Republicans will officially choose their candidate at the party convention, set for mid-July in Wisconsin, while Democrats will confirm their nominee — who is almost guaranteed to be President Biden — at an August convention. The general election is on November 5.
If Republicans confirm Trump as their nominee at the convention, is that a done deal?
“Aside from illness or death, I don’t think there’s anything that could keep Trump off of the ballot in November,” said Green at Temple University.
That’s because Republican Party rules currently don’t include a “mechanism for getting him off the ballot” if he is confirmed as the candidate at July’s convention, he explained.
Meanwhile, nearly all of the delegates who will pick the Republican nominee are what’s known as bound delegates — meaning they are required to vote for a candidate based on the results of their state’s primary and party rules.
“The Republican Party has become increasingly rigorous about getting pledged delegates — no flexibility, no messing around. You win the primary, you win the votes,” Green told Al Jazeera.
In other words, the majority of the Republican delegates at the party convention will be pledged to Trump if he wins most of the state primaries. Green added that it therefore is unlikely those same delegates would pass any rule changes to allow the party to break away from the ex-president should he be convicted.
While Trump could — in theory — drop out of the race after a conviction, he has pledged not to.
Geoff Kabaservice, vice president of political affairs at the Niskanen Center, a centre-right think tank in Washington, DC, said the Republican Party “has gone way too far with Trump at this point for there to be an off-ramp from his candidacy”.
“Absent some act of God, they are stuck with him as their presidential nominee,” Kabaservice said.
Could Trump end up campaigning for the White House from a jail cell?
The chances are slim.
Even if he were convicted before November, “there’s always some period of time before sentencing”, explained Bowman at the University of Missouri.
Trump’s legal team also would almost certainly appeal any conviction and sentencing decision, thereby delaying the prospect of him spending time behind bars even further.
“Customarily, in white-collar cases, people remain free on bond pending appeal,” Bowman told Al Jazeera. “Would Trump appeal a conviction or a sentence? Of course he would. It seems unlikely a judge would remand him to custody immediately.”
So, will all of this hurt — or help — Trump’s election chances?
That’s an important question.
A December poll from the New York Times and Siena College showed that 62 percent of Republican primary voters believed Trump should remain the party’s nominee if he wins the most primary votes — even if he is convicted of a crime.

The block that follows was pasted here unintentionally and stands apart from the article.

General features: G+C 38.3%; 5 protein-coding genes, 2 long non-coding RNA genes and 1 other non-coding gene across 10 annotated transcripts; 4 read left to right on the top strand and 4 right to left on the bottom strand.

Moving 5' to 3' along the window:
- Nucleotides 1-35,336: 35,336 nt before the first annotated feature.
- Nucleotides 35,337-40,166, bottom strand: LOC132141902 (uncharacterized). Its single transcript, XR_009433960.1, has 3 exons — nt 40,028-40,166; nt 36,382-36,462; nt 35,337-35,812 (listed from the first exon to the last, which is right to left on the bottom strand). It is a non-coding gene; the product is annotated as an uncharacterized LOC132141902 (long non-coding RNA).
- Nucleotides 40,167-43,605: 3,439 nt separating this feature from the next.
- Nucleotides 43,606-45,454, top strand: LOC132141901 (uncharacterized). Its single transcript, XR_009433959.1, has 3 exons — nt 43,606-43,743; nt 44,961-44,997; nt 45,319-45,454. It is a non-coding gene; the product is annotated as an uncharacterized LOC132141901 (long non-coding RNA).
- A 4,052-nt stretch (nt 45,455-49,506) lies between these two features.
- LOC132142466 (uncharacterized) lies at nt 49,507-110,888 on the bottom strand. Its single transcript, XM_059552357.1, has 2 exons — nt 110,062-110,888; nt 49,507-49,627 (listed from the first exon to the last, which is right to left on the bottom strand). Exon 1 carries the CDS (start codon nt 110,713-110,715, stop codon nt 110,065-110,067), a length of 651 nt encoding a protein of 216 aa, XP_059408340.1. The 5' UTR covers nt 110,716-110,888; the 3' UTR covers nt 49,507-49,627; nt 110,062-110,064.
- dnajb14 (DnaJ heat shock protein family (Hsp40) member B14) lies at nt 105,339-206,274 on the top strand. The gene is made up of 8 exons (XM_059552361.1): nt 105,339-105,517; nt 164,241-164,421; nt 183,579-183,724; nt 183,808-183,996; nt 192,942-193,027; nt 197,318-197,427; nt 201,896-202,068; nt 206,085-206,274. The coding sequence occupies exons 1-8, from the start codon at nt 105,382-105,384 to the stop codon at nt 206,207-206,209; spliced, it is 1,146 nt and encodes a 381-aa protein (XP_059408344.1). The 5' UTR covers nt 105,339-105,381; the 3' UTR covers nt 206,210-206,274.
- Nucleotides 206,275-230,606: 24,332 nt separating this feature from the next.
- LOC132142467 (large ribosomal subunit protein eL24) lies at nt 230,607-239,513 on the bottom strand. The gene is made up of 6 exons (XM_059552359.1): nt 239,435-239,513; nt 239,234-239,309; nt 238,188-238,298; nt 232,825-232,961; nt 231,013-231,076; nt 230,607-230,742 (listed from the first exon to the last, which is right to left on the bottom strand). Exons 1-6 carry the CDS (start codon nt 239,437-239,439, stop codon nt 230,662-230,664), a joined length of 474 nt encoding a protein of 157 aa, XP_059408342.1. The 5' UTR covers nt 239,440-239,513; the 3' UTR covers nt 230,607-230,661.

Fifty-four percent of Republican primary voters in New Hampshire also said he would still be fit for the presidency if convicted of a crime, according to exit polling by the Washington Post. That figure jumped to 87 percent among voters who backed Trump in New Hampshire last month.
The former president’s base has overwhelmingly stayed in his corner despite the four criminal indictments, which Trump has denounced as politically motivated “witch hunts”. But that could change with a conviction, said Green.
“I think there would be a slice of people who would take things more seriously at that moment. He would be a convicted felon, and those words have some weight for some voters,” he said.
A January poll by Morning Consult and Bloomberg (PDF) showed that 53 percent of registered voters in key swing states would not vote for the ex-president if he were convicted. Fifty-five percent said they wouldn’t vote for Trump if he were sentenced to prison time.
Even just having to appear in court during the election campaign could affect Trump, said Kabaservice at the Niskanen Centre.
During the Republican primaries, Trump used his legal troubles to fire up his die-hard supporters. He has even appeared in court for civil cases where his presence is otherwise not required, leading some experts to question whether his presence is a campaign tactic.
Kabaservice noted that Trump has used the cases to accuse Democrats of doing “everything in their power to stop him from becoming president again” and reiterate claims that the justice system is rigged against him.
While this strategy may work for the former president’s Make America Great Again (MAGA) backers, it will fail to appeal to more moderate Republicans, independents or even Democrats who may consider voting for him, Kabaservice said.
“The basic problem here for Trump and the Republican Party is that what works for the MAGA faithful doesn’t really play all that well outside of the bubble,” he told Al Jazeera.
The criminal trials will, in effect, not keep him from being the GOP nominee or keep him off the ballot. But they will showcase “Trump’s worst qualities for the segment of the electorate to whom that matters”.